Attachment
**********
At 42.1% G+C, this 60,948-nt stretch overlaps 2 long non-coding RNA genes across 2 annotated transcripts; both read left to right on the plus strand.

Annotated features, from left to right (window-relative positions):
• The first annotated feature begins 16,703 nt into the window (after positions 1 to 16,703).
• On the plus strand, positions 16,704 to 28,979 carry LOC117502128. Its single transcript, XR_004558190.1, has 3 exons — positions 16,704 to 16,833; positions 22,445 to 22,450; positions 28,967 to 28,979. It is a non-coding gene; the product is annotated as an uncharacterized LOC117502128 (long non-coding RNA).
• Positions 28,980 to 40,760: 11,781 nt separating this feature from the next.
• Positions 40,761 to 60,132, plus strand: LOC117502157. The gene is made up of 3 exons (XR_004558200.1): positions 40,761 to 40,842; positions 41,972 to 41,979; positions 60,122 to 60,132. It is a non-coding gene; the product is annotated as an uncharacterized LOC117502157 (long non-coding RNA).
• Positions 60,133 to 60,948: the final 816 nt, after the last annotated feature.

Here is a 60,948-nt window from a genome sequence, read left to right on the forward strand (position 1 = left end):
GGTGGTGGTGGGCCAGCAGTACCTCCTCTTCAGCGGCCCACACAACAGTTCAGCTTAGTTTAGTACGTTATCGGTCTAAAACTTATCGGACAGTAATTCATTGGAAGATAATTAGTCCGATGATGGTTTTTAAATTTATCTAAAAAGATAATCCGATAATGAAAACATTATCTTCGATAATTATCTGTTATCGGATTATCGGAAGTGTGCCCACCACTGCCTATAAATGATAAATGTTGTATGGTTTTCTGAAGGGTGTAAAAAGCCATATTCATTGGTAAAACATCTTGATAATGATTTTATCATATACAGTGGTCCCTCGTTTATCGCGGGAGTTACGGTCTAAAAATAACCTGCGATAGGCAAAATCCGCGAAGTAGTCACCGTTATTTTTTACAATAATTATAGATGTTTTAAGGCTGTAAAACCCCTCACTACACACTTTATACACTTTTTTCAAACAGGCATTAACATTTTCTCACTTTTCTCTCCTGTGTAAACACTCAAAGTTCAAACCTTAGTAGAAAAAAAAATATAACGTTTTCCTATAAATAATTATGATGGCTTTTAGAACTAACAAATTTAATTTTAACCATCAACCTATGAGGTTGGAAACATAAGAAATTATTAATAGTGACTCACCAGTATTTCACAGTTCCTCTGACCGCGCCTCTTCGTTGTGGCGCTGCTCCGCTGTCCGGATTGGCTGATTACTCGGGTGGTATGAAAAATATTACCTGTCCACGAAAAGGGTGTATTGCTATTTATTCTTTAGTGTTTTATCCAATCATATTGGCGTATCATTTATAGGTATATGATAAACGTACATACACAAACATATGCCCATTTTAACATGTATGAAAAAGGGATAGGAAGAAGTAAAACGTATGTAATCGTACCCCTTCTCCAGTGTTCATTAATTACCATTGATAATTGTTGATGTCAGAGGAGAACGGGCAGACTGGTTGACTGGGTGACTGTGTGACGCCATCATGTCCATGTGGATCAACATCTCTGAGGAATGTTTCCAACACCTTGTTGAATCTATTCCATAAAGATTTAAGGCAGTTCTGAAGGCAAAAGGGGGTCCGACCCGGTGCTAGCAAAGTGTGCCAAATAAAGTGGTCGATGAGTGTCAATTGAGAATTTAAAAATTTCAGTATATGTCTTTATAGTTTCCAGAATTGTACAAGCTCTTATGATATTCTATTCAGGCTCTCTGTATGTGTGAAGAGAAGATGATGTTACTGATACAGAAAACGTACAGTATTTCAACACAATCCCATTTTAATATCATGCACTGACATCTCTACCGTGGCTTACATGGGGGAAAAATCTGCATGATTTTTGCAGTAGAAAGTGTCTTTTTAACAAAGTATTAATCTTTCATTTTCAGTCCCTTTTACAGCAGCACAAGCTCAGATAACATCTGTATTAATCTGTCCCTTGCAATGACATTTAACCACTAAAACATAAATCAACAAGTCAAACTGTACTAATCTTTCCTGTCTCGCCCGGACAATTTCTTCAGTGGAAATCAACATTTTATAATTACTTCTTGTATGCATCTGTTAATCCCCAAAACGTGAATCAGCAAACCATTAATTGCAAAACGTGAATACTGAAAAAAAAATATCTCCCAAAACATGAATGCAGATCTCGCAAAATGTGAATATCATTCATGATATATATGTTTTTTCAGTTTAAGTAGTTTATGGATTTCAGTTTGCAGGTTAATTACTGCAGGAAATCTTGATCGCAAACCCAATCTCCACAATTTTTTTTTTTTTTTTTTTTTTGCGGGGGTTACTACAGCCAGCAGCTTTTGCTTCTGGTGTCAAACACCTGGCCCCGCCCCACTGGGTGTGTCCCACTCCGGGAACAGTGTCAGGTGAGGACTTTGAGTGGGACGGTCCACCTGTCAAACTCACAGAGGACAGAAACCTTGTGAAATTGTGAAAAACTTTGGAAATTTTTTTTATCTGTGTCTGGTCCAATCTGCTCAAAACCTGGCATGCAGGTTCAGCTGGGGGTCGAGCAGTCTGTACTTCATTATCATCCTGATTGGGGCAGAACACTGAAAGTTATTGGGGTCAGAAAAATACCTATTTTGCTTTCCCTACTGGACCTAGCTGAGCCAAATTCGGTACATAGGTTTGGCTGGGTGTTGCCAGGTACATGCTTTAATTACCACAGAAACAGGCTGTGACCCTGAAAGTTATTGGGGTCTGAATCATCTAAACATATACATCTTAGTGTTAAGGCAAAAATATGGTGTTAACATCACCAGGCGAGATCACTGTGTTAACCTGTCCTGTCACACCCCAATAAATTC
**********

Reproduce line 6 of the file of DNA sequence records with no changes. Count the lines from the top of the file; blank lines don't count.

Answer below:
• Positions 40,761 to 60,132, plus strand: LOC117502157. The gene is made up of 3 exons (XR_004558200.1): positions 40,761 to 40,842; positions 41,972 to 41,979; positions 60,122 to 60,132. It is a non-coding gene; the product is annotated as an uncharacterized LOC117502157 (long non-coding RNA).